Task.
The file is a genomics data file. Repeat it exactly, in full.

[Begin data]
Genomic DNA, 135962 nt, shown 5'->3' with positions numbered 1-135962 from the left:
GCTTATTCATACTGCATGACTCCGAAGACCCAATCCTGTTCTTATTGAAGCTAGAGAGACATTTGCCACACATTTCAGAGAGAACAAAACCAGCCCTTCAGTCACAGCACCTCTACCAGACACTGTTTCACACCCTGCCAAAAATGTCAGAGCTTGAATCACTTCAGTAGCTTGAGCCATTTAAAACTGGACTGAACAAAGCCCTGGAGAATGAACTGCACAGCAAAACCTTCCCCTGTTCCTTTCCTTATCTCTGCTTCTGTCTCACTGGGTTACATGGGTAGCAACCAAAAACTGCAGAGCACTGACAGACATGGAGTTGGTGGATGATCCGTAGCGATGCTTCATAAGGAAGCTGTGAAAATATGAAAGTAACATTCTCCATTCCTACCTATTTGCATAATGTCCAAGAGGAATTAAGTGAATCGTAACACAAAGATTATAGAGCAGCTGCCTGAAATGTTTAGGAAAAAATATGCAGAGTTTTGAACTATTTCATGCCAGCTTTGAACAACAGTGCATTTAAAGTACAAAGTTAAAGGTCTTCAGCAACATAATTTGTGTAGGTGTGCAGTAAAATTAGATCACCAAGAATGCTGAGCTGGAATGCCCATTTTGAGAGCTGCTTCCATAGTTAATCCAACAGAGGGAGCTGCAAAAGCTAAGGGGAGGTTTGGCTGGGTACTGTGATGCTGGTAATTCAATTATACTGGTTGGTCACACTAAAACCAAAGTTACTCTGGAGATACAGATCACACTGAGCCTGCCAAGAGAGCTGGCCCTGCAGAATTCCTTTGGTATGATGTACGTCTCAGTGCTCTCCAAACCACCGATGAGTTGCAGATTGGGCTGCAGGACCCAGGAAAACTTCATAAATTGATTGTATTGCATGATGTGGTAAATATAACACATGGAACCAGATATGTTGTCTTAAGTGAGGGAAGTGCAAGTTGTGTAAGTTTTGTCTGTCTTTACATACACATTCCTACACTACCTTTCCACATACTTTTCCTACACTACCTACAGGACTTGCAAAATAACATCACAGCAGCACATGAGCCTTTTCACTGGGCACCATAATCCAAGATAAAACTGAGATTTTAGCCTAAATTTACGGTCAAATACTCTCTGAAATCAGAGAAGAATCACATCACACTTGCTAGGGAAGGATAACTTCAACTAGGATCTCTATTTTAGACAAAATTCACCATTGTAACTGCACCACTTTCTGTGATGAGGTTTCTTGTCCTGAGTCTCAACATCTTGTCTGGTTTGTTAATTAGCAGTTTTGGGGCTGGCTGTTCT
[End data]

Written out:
Genomic DNA, 135962 nt, shown 5'->3' with positions numbered 1-135962 from the left:
GCTTATTCATACTGCATGACTCCGAAGACCCAATCCTGTTCTTATTGAAGCTAGAGAGACATTTGCCACACATTTCAGAGAGAACAAAACCAGCCCTTCAGTCACAGCACCTCTACCAGACACTGTTTCACACCCTGCCAAAAATGTCAGAGCTTGAATCACTTCAGTAGCTTGAGCCATTTAAAACTGGACTGAACAAAGCCCTGGAGAATGAACTGCACAGCAAAACCTTCCCCTGTTCCTTTCCTTATCTCTGCTTCTGTCTCACTGGGTTACATGGGTAGCAACCAAAAACTGCAGAGCACTGACAGACATGGAGTTGGTGGATGATCCGTAGCGATGCTTCATAAGGAAGCTGTGAAAATATGAAAGTAACATTCTCCATTCCTACCTATTTGCATAATGTCCAAGAGGAATTAAGTGAATCGTAACACAAAGATTATAGAGCAGCTGCCTGAAATGTTTAGGAAAAAATATGCAGAGTTTTGAACTATTTCATGCCAGCTTTGAACAACAGTGCATTTAAAGTACAAAGTTAAAGGTCTTCAGCAACATAATTTGTGTAGGTGTGCAGTAAAATTAGATCACCAAGAATGCTGAGCTGGAATGCCCATTTTGAGAGCTGCTTCCATAGTTAATCCAACAGAGGGAGCTGCAAAAGCTAAGGGGAGGTTTGGCTGGGTACTGTGATGCTGGTAATTCAATTATACTGGTTGGTCACACTAAAACCAAAGTTACTCTGGAGATACAGATCACACTGAGCCTGCCAAGAGAGCTGGCCCTGCAGAATTCCTTTGGTATGATGTACGTCTCAGTGCTCTCCAAACCACCGATGAGTTGCAGATTGGGCTGCAGGACCCAGGAAAACTTCATAAATTGATTGTATTGCATGATGTGGTAAATATAACACATGGAACCAGATATGTTGTCTTAAGTGAGGGAAGTGCAAGTTGTGTAAGTTTTGTCTGTCTTTACATACACATTCCTACACTACCTTTCCACATACTTTTCCTACACTACCTACAGGACTTGCAAAATAACATCACAGCAGCACATGAGCCTTTTCACTGGGCACCATAATCCAAGATAAAACTGAGATTTTAGCCTAAATTTACGGTCAAATACTCTCTGAAATCAGAGAAGAATCACATCACACTTGCTAGGGAAGGATAACTTCAACTAGGATCTCTATTTTAGACAAAATTCACCATTGTAACTGCACCACTTTCTGTGATGAGGTTTCTTGTCCTGAGTCTCAACATCTTGTCTGGTTTGTTAATTAGCAGTTTTGGGGCTGGCTGTTCT